President's Column

I just returned from a visit for a visit with a group of APA Board of Directors to La Habana, Cuba, and I would like to share with you some observations and, if I may, some personal reflections. Our group paid for this trip out of pocket—there were no APA or related funds used for the trip. While there, we met with the Board of Directors of the Sociedad de Psicologia Cubana, the leaders and faculty of psychology at the Universidad de la Habana, as well as the leaders and health psychologists at the Psychology Service at the Hospital Hermanos Almejeiras—the most important advanced tertiary-care hospital in Cuba. In addition, members of APA's Board of Directors delivered eight workshops to approximately 400 enrollees from around Cuba at the original building of the universidad, which was established in 1728.

Since I returned, I honestly have had a hard time formulating my reflections on the trip. Maybe it has to do with returning to chair APA's semi-annual retreat in order to develop priorities for our $120 million budget—a juxtaposition coming from a country where the standard salary is $15 per month. Maybe it has to do with the fact that Cuba is my private life, historically. To lose it all and then try to explain it to others not personally close to you was amazingly difficult.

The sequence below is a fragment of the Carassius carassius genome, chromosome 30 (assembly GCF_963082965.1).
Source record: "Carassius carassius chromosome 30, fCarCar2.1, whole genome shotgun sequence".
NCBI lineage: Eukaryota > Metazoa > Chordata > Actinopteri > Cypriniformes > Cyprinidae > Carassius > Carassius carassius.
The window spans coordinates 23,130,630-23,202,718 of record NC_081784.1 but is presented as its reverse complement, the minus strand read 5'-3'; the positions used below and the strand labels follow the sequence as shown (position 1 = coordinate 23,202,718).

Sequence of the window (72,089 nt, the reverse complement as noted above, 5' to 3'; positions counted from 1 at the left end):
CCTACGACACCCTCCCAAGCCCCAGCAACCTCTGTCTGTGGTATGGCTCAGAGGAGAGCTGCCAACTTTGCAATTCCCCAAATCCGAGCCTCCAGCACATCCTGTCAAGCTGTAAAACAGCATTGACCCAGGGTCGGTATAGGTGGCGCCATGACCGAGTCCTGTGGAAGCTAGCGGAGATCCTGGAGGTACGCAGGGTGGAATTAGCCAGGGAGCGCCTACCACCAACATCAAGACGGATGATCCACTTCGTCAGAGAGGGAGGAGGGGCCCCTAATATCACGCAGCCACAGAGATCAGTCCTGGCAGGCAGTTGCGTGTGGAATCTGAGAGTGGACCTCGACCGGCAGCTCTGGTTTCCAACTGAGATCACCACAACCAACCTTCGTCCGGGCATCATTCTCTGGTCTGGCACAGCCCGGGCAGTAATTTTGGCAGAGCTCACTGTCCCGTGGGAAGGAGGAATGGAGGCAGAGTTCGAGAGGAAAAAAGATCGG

But I am sure about one thing: We were all changed by this trip. Here are some observations:

  • APA and psychology were extremely well-received in Cuba.
  • All of us connected with Cubans and Cuba and appreciated their resiliency, resourcefulness and friendliness.
  • Similarly, our Cuban colleagues were overjoyed with our presence and collaboration. In addition, we very much enjoyed each other.
  • They learned from us and we from them, but all realized the commonality of psychological science and practice.
  • Psychology easily bridged the existing gap between our countries.
  • I believe that whatever Washington (and for that matter, La Habana) cannot deliver, I am optimistic that psychology can.

One way you can help bridge our historical divide is to find a book that you consider of value to psychologists who have not purchased books for half a century. Send books to:

Dr. Alexis Lorenzo Ruiz
Presidente, Sociedad de Psicologia Cubana
Calle San Rafael No. 1168 entre
Mazon y Basarrate Vedado
Municipio Plaza de la Revolucion
La Habana, Cuba

Let us all make APA and psychology relevant to the world.